How my sweater was constructed:  Look at the photo below.  I made row 1 starting at the waist.  I made this bottom row 6 motifs across. (For sizing – hold your row of motifs up to yourself and stop when its wide enough to go across your hips – careful not to stretch unless you want a tight sweater).  It was worked the way continuous crochet usually is, doing bottoms and rights of the outer chain edge of each motif on row 1, then doing the top chain edge on all 6 motifs after all 6 were done, but leaving off the left outer edge, (meaning don’t work the outer chain on the leftmost motif of the row).  Do Row 2 the same way, the leftmost motif is joined at its bottom, make it, then do its outer bottom edge, joining it to the one below on row 1 as you go, then work its right outer chain edge,  then make the next motif.  After all 6 motifs are done, work the bottom and right outer chain of that last one, then work the outer chain edge over the tops of all of them to get back to the left, and leave off the left outer chain edge on the last one.  Row 2 is done.  The left outer chain edge is done after all rows are done to get back to the starting point.  So, I worked a rectangle with 6 motifs across and 8 rows high, (this is from the hips up to the armpits in this photo), then after working the outer chain over the top of the last row (row 8), I then did the left outer chain edge of all rows, bringing me back to the starting point at the left bottom.  The starting yarn-end is tied to the ending yarn-end and worked in, and those are your only ends to deal with on this rectangle (as long as you didn’t need to join a new ball of yarn).  Back half “body” is complete.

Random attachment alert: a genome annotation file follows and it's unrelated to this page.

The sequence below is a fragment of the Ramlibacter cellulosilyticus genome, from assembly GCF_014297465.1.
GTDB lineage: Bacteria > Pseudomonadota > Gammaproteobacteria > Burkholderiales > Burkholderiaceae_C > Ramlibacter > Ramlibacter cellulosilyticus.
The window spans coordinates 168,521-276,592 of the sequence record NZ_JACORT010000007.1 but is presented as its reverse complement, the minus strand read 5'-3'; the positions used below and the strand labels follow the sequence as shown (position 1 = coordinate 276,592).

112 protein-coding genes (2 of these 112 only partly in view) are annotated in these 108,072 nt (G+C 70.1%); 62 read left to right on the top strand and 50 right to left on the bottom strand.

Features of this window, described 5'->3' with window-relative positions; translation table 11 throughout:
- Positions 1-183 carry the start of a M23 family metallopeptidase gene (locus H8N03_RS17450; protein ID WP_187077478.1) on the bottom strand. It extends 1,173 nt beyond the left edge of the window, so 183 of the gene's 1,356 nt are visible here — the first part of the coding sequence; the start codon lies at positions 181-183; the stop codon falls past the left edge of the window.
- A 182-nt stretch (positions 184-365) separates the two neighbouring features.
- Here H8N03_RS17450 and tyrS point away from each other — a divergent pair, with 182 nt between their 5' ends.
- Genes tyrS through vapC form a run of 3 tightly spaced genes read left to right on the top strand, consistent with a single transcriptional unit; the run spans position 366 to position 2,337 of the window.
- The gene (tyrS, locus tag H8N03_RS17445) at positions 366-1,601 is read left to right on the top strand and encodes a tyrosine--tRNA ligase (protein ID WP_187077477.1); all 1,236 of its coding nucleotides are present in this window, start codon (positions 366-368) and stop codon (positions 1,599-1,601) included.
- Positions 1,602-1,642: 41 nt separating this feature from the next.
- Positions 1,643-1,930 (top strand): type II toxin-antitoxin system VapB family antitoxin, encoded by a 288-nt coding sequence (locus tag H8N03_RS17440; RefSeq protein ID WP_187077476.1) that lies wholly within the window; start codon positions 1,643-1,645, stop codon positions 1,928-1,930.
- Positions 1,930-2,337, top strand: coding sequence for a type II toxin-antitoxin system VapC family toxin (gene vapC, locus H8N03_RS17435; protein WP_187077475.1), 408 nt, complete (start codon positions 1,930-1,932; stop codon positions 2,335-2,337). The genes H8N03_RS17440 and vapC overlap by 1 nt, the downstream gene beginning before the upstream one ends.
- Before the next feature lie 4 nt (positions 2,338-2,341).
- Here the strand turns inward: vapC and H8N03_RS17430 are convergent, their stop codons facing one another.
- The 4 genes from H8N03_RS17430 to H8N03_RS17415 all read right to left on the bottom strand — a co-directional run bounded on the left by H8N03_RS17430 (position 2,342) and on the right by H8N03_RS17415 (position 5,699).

A note about my use of the words “left” and “right” for the remainder –  My words say what was done as I was holding it, however, I was looking at the backs of all of my motifs as I went (the inside of the sweater).  So left and right as I say it will match what it looks like when you are doing it, but you will notice it seems reversed in some photos, because the sweater isn’t inside out in all of them.